When E.M.Forster described Lawrence as the greatest imaginative novelist of his generation, his comment was a challenge to a world where Lawrence had notoriety but there was no agreement as to his literary standing. Now, nearly sixty years after Lawrence's death, the nature of his achievement is still being debated. Although Lawrence thought of himself as an English writer, his wide-ranging vision has aroused passionate interest in many countries beyond his own. It is in these two senses as a writer in the twentieth century, and as one with international standing - that this book presents Lawrence "in the modern world". He is seen from the viewpoint of the textual editor, the psychologist and the social historian. He is placed in the wide contexts of the puritan imagination, British society drama and the regional novel - there are studies of such stylistic issues as his characteristic narrative voices - and philosophical matters are touched on in an exploration of his concept of dualism. The essays, although the work of Lawrence enthusiasts, are not uniformly reverential in tone.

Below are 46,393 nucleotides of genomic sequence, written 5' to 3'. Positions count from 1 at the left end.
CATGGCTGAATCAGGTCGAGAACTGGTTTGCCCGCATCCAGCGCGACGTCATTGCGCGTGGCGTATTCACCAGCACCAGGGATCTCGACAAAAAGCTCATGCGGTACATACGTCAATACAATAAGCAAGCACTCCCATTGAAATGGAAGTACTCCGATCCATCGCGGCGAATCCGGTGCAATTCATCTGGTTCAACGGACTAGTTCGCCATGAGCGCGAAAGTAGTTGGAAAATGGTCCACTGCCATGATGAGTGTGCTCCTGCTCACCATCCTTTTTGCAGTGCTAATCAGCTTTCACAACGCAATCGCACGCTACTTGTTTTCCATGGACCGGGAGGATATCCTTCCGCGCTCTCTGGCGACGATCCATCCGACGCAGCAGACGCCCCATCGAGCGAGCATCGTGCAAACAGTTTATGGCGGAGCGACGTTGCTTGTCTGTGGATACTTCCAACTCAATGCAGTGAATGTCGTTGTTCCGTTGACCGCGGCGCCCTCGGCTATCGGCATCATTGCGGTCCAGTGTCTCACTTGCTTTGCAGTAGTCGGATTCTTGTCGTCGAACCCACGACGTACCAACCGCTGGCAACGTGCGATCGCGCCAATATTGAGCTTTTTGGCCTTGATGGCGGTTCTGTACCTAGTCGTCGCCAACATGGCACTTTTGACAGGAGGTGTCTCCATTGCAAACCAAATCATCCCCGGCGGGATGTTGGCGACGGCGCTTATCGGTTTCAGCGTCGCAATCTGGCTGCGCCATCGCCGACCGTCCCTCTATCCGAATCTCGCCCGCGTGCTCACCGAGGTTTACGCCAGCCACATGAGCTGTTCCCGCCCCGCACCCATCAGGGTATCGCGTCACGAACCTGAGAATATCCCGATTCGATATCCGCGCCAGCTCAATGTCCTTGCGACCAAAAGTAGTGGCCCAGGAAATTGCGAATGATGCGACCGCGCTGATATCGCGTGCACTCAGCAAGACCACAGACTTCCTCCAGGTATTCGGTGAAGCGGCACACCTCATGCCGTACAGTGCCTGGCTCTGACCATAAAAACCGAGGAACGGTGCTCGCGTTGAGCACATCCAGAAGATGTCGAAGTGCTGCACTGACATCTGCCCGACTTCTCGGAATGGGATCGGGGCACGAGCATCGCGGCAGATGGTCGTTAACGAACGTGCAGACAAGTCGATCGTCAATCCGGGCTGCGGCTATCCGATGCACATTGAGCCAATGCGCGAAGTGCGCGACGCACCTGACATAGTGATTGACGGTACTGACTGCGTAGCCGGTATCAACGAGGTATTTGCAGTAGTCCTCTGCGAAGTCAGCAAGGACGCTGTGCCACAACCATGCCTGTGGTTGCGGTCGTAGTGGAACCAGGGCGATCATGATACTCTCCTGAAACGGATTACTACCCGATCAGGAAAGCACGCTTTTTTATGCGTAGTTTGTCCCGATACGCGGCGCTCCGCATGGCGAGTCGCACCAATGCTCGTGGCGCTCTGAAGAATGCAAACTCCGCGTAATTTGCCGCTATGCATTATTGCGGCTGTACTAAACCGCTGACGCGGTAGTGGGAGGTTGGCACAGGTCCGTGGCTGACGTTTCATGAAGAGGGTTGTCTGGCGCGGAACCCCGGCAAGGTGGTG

There is a keen appreciation of those areas of Lawrence's work which have always made disturbing reading. All the authors are alive to the fundamentally exploratory nature of Lawrence's imagination, and his consequent failures as well as triumphs in both conception and achievement. Formerly editor of the "Newsletter" of the Lawrence Society, Peter Preston has published essays and reviews on Lawrence, Bennett and Dickens as well as on the history and practice of adult education. Peter Hoare is University Librarian at the University of Nottingham where his responsibilities include the major institutional collection of Lawrence manuscripts and books in Britain.